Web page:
• Involve special categories of personal data or criminal conviction and offence data.

There are several other exemptions that might relate to charities depending on the type of data they process. You can see a full list of these on the ICO’s website.

GDPR compliance checklist for charities

Now that you know how the GDPR applies to you, it’s time to look at how to approach compliance. Here’s IT Governance’s nine-step GDPR compliance checklist:

  1. Obtain board-level support and establish accountability

GDPR compliance requires board-level support. It’s therefore essential that the board understands the implications of the Regulation – both positive and negative – so that they can allocate the resources needed to achieve and maintain compliance.

  1. Scope your GDPR compliance project

Once you have obtained top-level support, you will need to work out what areas of your organisation fall under the GDPR’s scope.

  1. Conduct a data inventory and data flow audit

To comply with the GDPR’s data processing requirements, you must be able to fully understand what data you collect and how you use it.

  1. Undertake a comprehensive risk assessment

Risk assessments play a crucial role in any GDPR compliance plan, and the Regulation encourages a risk-based approach to data processing.

This enables you to develop appropriate measures to manage your risks. The Regulation doesn’t clarify how you should assess and quantify those risks, so you should consider using the methodology outlined in ISO 27001.

  1. Conduct a detailed gap analysis

Conducting a GDPR gap analysis will help you assess your current workflows, processes and procedures to identify the gaps that you need to fill.

  1. Develop operational policies, procedures and processes

Having established your compliance gaps, you should bring your existing policies, processes and procedures into line with the GDPR’s requirements, and develop new ones to ensure you fulfil all of your legal obligations.

  1. Secure personal data through procedural and technical measures

Article 32 of the GDPR requires organisations to implement “appropriate technical and organisational measures” to ensure that personal data is processed appropriately.

This means you’ll need to develop an information security policy, implement basic technical controls such as those laid out in established frameworks like Cyber Essentials, and encrypt or pseudonymise data where appropriate.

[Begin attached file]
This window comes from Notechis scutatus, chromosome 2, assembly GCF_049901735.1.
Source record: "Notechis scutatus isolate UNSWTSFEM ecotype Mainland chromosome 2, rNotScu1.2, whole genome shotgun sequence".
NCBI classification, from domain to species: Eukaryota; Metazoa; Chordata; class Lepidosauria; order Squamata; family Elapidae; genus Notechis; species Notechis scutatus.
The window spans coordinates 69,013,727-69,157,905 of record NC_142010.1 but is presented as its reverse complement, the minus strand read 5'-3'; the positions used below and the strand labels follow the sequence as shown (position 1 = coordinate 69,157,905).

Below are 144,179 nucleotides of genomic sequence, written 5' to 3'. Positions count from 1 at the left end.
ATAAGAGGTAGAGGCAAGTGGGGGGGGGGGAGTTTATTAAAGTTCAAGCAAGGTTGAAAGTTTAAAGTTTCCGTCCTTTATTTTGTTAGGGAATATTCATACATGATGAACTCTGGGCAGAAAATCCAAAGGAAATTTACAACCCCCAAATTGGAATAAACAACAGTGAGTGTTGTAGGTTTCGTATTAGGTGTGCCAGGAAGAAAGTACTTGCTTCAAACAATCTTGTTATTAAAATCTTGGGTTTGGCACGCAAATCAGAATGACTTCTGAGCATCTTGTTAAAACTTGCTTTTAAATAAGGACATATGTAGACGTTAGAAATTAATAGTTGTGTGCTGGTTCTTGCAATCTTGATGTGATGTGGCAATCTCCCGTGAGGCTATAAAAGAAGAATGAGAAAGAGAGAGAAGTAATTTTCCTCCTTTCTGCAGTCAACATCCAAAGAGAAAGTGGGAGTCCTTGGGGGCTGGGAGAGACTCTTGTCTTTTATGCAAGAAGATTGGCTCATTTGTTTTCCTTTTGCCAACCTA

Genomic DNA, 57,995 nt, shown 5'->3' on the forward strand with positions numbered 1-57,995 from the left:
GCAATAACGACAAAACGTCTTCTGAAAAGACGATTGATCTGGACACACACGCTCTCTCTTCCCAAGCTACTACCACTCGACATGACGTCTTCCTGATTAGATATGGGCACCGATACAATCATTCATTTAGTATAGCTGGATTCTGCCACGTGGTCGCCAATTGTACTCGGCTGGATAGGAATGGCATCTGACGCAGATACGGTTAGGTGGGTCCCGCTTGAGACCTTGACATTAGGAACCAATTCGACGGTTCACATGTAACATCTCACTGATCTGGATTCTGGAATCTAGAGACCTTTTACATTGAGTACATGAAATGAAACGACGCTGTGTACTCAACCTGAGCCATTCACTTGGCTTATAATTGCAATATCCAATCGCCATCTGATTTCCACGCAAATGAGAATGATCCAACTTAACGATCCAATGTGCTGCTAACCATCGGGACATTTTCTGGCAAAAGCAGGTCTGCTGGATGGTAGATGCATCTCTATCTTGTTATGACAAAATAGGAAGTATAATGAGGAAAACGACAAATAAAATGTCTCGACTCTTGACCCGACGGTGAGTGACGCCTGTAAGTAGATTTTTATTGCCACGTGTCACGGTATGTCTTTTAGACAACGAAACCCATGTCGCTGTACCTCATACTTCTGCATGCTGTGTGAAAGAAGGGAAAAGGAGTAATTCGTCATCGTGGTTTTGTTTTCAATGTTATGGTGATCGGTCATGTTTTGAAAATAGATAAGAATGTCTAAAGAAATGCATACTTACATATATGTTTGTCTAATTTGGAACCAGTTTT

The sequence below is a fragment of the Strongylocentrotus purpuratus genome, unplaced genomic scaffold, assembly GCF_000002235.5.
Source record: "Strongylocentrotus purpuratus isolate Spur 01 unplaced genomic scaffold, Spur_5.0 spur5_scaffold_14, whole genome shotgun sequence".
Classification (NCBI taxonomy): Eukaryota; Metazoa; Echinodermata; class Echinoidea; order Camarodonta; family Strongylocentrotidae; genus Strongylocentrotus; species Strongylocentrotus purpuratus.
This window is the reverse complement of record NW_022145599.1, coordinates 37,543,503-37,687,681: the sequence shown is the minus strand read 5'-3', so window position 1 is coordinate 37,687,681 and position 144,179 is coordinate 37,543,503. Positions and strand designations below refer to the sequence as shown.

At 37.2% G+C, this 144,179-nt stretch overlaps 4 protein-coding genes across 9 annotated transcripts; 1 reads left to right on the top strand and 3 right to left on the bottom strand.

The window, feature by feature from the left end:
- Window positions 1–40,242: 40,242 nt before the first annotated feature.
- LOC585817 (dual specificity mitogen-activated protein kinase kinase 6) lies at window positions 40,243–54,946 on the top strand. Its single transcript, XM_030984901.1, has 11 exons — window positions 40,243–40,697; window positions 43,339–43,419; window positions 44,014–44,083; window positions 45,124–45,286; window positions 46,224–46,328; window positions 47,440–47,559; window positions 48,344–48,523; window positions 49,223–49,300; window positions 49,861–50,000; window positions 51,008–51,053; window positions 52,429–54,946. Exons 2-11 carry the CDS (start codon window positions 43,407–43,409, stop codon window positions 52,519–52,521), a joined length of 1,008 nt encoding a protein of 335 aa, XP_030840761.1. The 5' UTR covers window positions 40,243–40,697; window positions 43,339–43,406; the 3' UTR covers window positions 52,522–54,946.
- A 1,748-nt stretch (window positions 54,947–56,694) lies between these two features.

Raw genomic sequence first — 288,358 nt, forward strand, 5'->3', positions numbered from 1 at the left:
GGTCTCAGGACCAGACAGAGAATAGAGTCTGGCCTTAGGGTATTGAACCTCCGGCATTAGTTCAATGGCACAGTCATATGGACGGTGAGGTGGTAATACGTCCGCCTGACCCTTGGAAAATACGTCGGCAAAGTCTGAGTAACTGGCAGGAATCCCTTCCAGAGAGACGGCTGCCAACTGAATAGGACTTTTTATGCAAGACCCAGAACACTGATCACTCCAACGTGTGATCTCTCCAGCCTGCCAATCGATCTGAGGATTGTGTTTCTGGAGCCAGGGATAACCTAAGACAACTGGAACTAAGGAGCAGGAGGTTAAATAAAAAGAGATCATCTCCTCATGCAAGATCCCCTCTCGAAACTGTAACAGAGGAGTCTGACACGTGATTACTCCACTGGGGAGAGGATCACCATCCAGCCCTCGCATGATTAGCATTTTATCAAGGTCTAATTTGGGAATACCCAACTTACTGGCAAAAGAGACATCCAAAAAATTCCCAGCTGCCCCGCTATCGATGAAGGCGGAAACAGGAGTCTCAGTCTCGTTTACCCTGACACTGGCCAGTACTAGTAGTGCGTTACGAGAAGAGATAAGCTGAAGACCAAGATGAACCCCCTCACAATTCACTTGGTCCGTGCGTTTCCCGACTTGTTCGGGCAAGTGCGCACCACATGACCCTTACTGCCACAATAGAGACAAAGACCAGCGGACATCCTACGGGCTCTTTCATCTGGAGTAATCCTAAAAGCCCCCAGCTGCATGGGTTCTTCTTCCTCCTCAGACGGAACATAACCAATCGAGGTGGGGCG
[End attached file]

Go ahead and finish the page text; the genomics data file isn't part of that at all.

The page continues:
1. Ensure that your staff are trained

Staff awareness and education is a key component of any organisation’s GDPR compliance framework. Everyone involved in processing data must be appropriately trained to follow approved processes and procedures.

  1. Monitor and audit compliance

GDPR compliance is an ongoing project. You should undertake periodic internal audits and regularly update your data protection processes.

This includes checking your records of processing activities and consent, testing information security controls and conducting DPIAs (data protection impact assessments).

Achieve GDPR compliance with IT Governance

Those looking to achieve or maintain GDPR compliance might be overawed at the scale of the task. Fortunately, there’s plenty of advice available.

IT Governance is a global leader when it comes to helping organisations address their GDPR compliance requirements. Our selection of training courses, books, software and consultancy services can give you an essential boost.

To get started, we recommend our GDPR Toolkit. It contains a complete set of easy-to-use documentation templates, which will help formalise your approach to GDPR compliance while saving you time and money.

It also includes:

  • Helpful dashboards and project tools to ensure complete GDPR coverage;
  • Direction and guidance from expert GDPR practitioners; and
  • Two licences for the GDPR Staff Awareness E-learning Course.

Watch this quick demonstration video to find out how the toolkit works >>

Find out more >>

One Response

  1. Samuel Jacob 2nd August 2019